Shakespeare’s Pericles is perhaps one of the many Shakespearean plays which have been staged in many parts of the world. The play itself can be considered as a fairy-tale like romance which gathers much influence from the romance prose of Apollonius of Tyre during the ancient Greek civilization. Although there may be contentions whether Shakespeare should be given the full credit to the play, the story itself is woven with intricacies.

It makes use of certain improbable circumstances, voyages in the open sea, distant lands characterized by their exotic nature, riddles, an infant’s exposure to the various elements, life’s miraculous restoration as well as the recognition through signs of one’s long-lost beloved just to name a few. Given these various circumstances, it can be said that the manners in which the people enact the lives of the characters in the story can greatly influence the whole ‘feel’ of the play so to speak. Another point is that the overall performance of the play can also vary to another rendition of the play from, say, another part of the world.

Factors affecting or influencing the overall performance may include a wide array of factors. For the most part, the culture of the people involved in enacting the play as well as the reading and interpretation of the story itself can greatly differentiate one’s rendition to that of another. As Jeanie Grant Moore points out, “the play constructs a fantasy world of romance in which the good triumph and regeneration is realized (p. 33). ” It becomes thus clear that the play itself gives certain forms of exaggerations which go beyond real-life situations.

Indeed, Pericles appears to operate within the domain of fantasy while having basic elements founded on the real world. Since this is the case, it would be a task for the actors and actresses in the play to enliven their roles in a story of fantasy without being strictly confined within their human limitations as well as with the limitations of the physical aspects of the play. For instance, in Act 3 Scene 2, Thaisa was brought back to life by Lord Cerimon and his men after she died while giving birth to her daughter Marina while on board a ship at sea.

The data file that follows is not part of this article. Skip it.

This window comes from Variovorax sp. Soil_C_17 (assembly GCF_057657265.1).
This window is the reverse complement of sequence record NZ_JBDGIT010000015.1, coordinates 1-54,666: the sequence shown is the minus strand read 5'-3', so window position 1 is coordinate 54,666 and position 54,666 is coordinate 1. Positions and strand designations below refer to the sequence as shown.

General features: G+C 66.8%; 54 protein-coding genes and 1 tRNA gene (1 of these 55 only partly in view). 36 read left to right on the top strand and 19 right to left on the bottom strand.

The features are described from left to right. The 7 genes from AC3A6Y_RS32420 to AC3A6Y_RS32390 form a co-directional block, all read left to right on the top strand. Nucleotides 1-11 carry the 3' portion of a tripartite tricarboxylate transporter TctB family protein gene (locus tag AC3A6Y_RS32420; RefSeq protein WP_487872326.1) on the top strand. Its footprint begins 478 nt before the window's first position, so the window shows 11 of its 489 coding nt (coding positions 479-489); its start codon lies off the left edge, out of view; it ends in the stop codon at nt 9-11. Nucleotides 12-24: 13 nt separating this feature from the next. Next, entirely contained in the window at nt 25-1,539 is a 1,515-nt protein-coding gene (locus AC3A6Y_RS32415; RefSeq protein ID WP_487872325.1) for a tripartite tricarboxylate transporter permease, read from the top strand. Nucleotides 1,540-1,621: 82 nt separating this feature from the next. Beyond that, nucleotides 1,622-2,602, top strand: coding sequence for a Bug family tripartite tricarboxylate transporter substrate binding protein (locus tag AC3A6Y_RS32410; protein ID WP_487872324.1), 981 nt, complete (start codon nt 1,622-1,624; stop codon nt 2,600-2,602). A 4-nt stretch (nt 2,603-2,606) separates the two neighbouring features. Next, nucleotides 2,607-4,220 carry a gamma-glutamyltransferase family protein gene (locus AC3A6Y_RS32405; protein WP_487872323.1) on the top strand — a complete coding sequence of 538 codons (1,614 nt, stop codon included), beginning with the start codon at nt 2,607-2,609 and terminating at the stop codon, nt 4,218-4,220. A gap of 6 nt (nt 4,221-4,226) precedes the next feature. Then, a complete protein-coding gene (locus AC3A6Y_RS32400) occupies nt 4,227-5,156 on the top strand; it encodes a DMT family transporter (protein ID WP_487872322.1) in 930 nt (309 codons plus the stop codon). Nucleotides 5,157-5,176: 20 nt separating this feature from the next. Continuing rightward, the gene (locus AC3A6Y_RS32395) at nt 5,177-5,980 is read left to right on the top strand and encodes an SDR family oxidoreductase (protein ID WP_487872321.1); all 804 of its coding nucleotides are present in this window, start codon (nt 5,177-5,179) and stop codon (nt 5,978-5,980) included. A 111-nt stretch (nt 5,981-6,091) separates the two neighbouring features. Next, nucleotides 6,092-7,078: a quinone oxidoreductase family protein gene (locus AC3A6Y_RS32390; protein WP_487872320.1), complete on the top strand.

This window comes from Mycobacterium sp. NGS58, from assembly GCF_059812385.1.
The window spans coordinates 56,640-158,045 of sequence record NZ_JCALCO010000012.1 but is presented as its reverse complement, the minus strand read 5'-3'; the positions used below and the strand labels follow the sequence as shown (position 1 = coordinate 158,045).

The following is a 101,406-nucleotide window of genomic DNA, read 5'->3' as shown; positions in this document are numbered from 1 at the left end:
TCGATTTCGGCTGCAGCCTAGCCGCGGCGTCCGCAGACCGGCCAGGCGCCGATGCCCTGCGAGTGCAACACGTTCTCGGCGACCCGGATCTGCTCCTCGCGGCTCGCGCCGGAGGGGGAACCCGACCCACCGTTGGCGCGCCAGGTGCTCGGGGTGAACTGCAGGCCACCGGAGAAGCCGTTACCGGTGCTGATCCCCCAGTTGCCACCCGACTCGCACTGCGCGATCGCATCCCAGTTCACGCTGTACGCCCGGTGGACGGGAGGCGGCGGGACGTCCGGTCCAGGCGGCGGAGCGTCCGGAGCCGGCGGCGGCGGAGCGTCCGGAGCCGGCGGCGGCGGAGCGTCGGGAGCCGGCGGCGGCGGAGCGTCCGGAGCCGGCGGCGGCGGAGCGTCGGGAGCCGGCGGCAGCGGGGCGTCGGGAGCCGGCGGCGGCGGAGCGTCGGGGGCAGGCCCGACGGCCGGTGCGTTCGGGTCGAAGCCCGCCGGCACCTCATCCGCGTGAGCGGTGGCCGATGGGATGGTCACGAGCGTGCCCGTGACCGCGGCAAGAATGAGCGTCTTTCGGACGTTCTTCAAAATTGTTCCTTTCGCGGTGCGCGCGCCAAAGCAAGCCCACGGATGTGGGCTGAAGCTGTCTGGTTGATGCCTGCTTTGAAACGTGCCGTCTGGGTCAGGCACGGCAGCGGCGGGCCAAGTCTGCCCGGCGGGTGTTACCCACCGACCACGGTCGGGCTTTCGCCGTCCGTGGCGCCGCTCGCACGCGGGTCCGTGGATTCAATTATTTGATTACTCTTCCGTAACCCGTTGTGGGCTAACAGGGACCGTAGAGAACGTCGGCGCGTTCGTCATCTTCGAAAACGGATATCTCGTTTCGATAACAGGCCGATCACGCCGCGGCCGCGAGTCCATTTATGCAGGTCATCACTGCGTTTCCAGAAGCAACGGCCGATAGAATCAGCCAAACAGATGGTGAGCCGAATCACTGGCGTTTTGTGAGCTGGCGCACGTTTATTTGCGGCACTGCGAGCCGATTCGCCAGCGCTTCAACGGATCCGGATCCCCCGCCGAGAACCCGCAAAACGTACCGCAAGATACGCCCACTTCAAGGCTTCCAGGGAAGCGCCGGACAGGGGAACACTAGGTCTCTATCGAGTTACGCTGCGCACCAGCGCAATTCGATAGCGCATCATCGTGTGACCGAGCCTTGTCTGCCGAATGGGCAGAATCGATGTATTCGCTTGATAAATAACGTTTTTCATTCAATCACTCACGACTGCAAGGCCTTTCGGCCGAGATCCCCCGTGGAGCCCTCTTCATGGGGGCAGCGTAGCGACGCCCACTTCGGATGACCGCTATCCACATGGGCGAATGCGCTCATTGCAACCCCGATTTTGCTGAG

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The challenge, then, for the actress playing the role of Thaisa rests on whether or not she is able to convince the audience regarding her ‘miraculous’ recovery from death. While acting dead at sea in a casket may appear to be an easy task since one may not be doing much other than laying down stiff and lifeless for a few moments, it is altogether a different concern when one is to enact a moment—a moment of regaining life after death—that goes beyond the usual occurrences of everyday living. J. M. S. Tompkins, in his article “Why Pericles? tells us that “in structure Pericles is an old-fashioned play, a mere chronological sequence of disconnected adventures,” and that “in tone, the shadowy atrocity of its first act makes no attempt to rival the hot impulses and iniquities of the younger playwrights, whatever may be thought of Dionyza and the brothel scenes (p. 316). ” Indeed, the structure of the overall play is apparently a sequence of acts and scenes ordered in reference to their chronology, from the scene of Gower to the last scene where Pericles narrates to Thaisa his marriage.

It goes to show that, even though the play gives scenes of fantasy, it nevertheless gives a straightforward and simple approach in terms of revealing the scenes one by one in an ordered manner. That observation is, of course, in contrast to plays which may inject flashback scenes as well as excerpts of future scenes. It can also be said that there is also the “virtually unanimous consensus of Shakespearean scholars: that the first two acts of Pericles, consisting of verse and prose of an almost unrelieved pedestrian dullness, are the work of an inferior dramatist, or more probably, of a reporter (Thomas, p. 48). ”

The basis for such an observation rests on the idea that the first two acts in the play are very much unlikely of Shakespeare where there appears to be a ‘downgrade’ of some sort in the story’s tone. With this observation, it can also be said that it will also affect the performance of the actors and actresses in the play given the fact that the story itself will serve as the most basic guide for the flow and ‘feel’ of the play. In general, the entire play will reflect the content and structure of Pericles as a whole.

More importantly, if it is indeed the case that the first two acts in the play do not resemble that of Shakespeare’s usual style in his plays in contrast to the rest of the remaining acts and scenes in Pericles, it can also be the case that the actors and actresses will also have to ‘adjust’. This adjustment may be at least in terms of the actor playing the character of Pericles having the need to make certain changes to his gestures and actions from the first two acts to the remaining acts and scenes in the play.